Franklin Repository: August 19, 1868Go To Page : 1 | 2 | 3 | 4 |
Death of Thaddeus Stevens
(Column 01)Summary: The paper sorrowfully reports the death of Thaddeus Stevens and eulogizes his career and accomplishments.What Do They Mean?
(Column 02)Summary: The paper viciously attacks the negative Democratic policies towards the reconstruction acts. The editors label the Democrats as united with the rebels and insist that a Democratic victory would erase everything Union soldiers died for. The article also points out how prominent rebel generals and governors gave speeches endorsing the Democratic platform.
Full Text of Article:Honor to the Country's Defenders
We have said before that the success of the Democratic party means revolution, and, we believe, proved it also by the acts and declarations of the leaders of that party. It might be deemed too strong to declare that the Democratic platform means revolution, because platforms are intentionally couched in such general terms as to mean specifically nothing or generally almost anything. These must be construed in the light of the acts and declarations of the parties who make them, in order to get at their intent and meaning.
The first demand of the Democratic platform is this: "Immediate restoration of all the States to their rights in the Union under the Constitution and of civil government to the American people." Other things being equal, this seems most fair and unobjectionable. The normal condition of the States to the General Government being unimpaired, that is, the duties which the States owe to the government, faithfully performed, they are entitled to all the rights which the government guarantees to American citizens. This correlative relation of rights and duties having been broken up by the rebellion of the Southern States, to understand the import of the first demand of the Democratic platform, we must inquire what is the meaning of "immediate restoration," what are the "rights of the States," and what does the Convention understand by "civil government?"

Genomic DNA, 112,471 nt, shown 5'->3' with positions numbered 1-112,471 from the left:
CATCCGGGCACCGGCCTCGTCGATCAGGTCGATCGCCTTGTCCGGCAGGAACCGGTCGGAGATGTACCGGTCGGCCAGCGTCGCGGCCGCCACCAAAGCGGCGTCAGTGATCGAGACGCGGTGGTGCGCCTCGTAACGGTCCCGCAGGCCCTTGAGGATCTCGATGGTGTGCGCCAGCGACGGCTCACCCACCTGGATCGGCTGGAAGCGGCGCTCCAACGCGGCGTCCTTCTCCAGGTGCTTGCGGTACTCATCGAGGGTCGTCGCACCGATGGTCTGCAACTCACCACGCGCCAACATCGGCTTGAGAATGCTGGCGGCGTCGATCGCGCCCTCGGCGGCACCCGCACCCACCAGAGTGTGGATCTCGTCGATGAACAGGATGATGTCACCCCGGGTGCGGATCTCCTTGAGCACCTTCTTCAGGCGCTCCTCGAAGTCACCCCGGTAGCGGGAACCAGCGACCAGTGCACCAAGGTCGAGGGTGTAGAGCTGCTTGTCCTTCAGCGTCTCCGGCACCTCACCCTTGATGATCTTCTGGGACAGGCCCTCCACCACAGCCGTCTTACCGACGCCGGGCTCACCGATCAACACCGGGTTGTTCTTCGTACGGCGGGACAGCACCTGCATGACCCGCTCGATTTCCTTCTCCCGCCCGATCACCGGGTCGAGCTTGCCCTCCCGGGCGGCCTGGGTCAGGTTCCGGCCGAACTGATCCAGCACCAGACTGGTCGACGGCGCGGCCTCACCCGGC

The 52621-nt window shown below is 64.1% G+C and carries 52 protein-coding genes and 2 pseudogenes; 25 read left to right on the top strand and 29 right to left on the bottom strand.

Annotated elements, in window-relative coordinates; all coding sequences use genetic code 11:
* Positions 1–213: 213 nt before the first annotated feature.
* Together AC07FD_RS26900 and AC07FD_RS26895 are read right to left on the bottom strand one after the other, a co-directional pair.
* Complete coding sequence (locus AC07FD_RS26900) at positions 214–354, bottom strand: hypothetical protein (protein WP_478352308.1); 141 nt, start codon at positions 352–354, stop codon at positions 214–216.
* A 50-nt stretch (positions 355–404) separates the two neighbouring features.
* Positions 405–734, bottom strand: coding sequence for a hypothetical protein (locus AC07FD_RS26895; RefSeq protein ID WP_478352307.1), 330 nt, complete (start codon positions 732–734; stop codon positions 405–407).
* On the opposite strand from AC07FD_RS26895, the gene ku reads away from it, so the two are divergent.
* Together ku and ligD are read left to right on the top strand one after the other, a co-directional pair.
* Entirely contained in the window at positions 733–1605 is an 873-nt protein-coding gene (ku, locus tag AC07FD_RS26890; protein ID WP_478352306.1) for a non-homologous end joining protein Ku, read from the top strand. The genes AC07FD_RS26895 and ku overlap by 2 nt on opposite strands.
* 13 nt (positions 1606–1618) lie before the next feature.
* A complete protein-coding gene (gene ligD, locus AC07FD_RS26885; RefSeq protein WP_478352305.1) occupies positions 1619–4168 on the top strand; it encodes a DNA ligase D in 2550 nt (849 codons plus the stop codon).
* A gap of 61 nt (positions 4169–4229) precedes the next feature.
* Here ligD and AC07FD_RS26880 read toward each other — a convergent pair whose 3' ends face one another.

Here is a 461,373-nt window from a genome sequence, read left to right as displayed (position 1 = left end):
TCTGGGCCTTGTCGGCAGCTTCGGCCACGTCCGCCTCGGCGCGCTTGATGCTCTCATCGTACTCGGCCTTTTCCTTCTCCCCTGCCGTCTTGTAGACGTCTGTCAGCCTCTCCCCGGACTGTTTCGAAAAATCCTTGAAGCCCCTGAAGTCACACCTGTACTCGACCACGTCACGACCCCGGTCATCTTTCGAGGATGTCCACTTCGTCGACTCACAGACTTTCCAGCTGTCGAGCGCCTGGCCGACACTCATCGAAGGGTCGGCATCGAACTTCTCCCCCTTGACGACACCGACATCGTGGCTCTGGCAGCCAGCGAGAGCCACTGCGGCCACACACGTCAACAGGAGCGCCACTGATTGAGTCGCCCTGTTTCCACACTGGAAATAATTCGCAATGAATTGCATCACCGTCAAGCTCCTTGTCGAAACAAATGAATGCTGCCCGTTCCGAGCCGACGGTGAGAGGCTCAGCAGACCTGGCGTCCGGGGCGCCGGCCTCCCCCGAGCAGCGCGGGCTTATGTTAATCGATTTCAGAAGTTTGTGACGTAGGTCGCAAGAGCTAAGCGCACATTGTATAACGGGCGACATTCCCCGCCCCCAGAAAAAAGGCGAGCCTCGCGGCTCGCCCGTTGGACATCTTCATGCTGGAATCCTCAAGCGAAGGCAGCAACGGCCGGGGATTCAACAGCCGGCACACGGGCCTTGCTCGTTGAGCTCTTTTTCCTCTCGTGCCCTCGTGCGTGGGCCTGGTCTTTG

For at the same time that the Democratic Convention was making this demand through its leaders in Convention for "immediate restoration," the Democratic party in Congress were unanimously resisting the immediate restoration of the rebel States, and violently protesting against the efforts of the Republican party to do so. It is evident therefore that the Democratic party means by "immediate restoration" a different thing from what the people mean.
Now we see the need of the acts and declarations of the Democratic leaders, to explain their meaning. Perhaps their highest authority is Gen. Frank P. Blair, who is the Democratic candidate for Vice President, and was a Union Soldier during the Rebellion. As their candidate his views must be taken as authoritative, so long as they are not repudiated by the party who nominated him. He says in a letter to the Convention: "We must have a President who will execute the will of the people by trampling into dust the usurpations of Congress known as the reconstruction acts."
Here is a key, then, which unlocks the door to the meaning of this section of the Democratic platform. Immediate restoration means that the rebel States shall come back into the Union in precisely the same condition as they were before they rebelled; that the fact that they rebelled, and waged a bloody war during four years, and set up a bastard government whose corner stone was human slavery, and sacrificed half a million of the best lives of the land, and squandered countless treasures, and impoverished a whole nation, shall be blotted out. But is this all? No. It means further that the people shall declare the immortal principle that all men are free and equal is a lie, that the Heaven insulting sin of slavery is right, that treason is honorable and just, that traitors must be rewarded. and that we who fought to defeat the rebellion and support the Government are criminals. It means that we must turn back, and marching ruthlessly over the graves of our comrades, who gave themselves a willing sacrifice to their country, declare that they died as the fool dieth.
That is what the Democratic party means to do. But how do they propose to get a President who will trample the reconstruction acts of Congress into the dust? Wade Hampton, who made the nomination of Blair, tells us. At a ratification meeting in New York, he declared that his party must seize the polls in the South, and have only the white vote cast. Then he added: "I want you all to register an oath, that when they do vote their vote shall be counted, and if there is a majority of white votes, that you will place Seymour and Blair in the White House in spite of all the bayonets that shall be brought against them."